go way beyond the realm of what is physically possible, which means that Reeves and Moss will be surrounded and supported by boundary-pushing technology. Another franchise revival has become a family affair as Jason Reitman follows in the footsteps of his father, Ivan Reitman, with the release of Ghostbusters: Afterlife. Homages have been woven into visuals with miniature rather than skyscraper-sized Stay Puft Marshmallow Men making an appearance along with Slimer, an ominous thunderstorm, and the station wagon emblazoned with the Ghostbusters logo. Despite the supernatural premise, both Reitmans use visual effects to heighten the dramatic and comedic situations that reveal something about their characters. Visual effects are not only found in the action and science fiction genres as they assisted Steven Spielberg in fulfilling his ambition of shooting a musical with his remake of the West Side Story; the closest for him previously was the opening sequence in Indiana Jones and the Temple of Doom (1984). There will be no digital doubles or massive explosions to be simulated, but expect invisible environmental work to get the necessary size and scope that will enhance the already gorgeous cinematography by Janusz Kaminski. For the outlier that might surprise everybody, David Lowery took the time during the pandemic lockdown to re-edit The Green Knight and added another 60 visual effects shots. The work consists of a talking fox, a tree-like adversary, wandering giants and fantastical landscapes done with an indie budget. That in itself is a major feat worth celebrating.

Defying their AI overlords, Neo and Trinity resurface once again in The Matrix Resurrections. (Image courtesy of Warner Bros. Pictures)

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HOW INTERNAL ART DEPARTMENTS HELP TO SHAPE THE VFX STORY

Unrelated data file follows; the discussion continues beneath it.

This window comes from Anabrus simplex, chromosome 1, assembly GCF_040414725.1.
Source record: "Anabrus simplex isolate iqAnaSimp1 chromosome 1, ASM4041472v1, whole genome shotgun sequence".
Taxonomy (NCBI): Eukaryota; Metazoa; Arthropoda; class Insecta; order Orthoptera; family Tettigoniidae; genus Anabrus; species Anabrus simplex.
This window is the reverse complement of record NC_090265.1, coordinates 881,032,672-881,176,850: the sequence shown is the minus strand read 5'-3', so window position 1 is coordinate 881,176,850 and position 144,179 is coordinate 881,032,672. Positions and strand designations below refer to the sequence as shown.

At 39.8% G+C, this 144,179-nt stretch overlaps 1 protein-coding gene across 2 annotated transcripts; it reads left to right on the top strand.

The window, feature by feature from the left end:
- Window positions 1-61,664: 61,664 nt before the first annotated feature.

We regularly hear about the incredible artistry inside visual effects studios to pull off final shots. But a key step in the VFX component not always discussed is the intricate concept, design and visualization processes carried out within visual effects studios, which often helps shape the particular story being told. In this roundtable discussion, representatives from Framestore, ILM, Pixomondo, Scanline VFX, Technicolor Creative Studios, TRIXTER and Weta Digital break down their role in this storyshaping process, especially within their internal art departments.

By IAN FAILES THE PROCESS BEGINS

Daniel Matthews, Concept Artist, TRIXTER: “We will get our very first brief via our internal supervisor on a project, who distills a short, open ‘TL;DR’ version of what’s been discussed with the client. This minimal brief helps us to keep our creativity totally free-flowing, and allows us to cast the widest net possible for ideas. It gives us the freedom to mess up – which is a fantastic thing as an artist – and get bad ideas out of our system. It allows us to brainstorm and build on each other’s ideas as a team. At this stage, ‘happy little accidents’ can happen which often work their way into the final result.”

TOP: A Framestore concept frame for Blade Runner 2049. (Image courtesy of Framestore. Copyright © 2017 Warner Bros. Pictures)

Mujia Liao, Head of Virtual Art Department/Art Director, Pixomondo Toronto: “Generally, we create mood boards, sketches, illustrations and key art frames that describe a particular moment in the show to help drive the direction for other departments to follow. Aside from creating designs from scratch, we collaborate closely with the asset department. We create paint-overs on renders for quick design changes, mocking up texture/color variations, as well as provide reference photography to help the asset team look dev the character/creature/ environment.”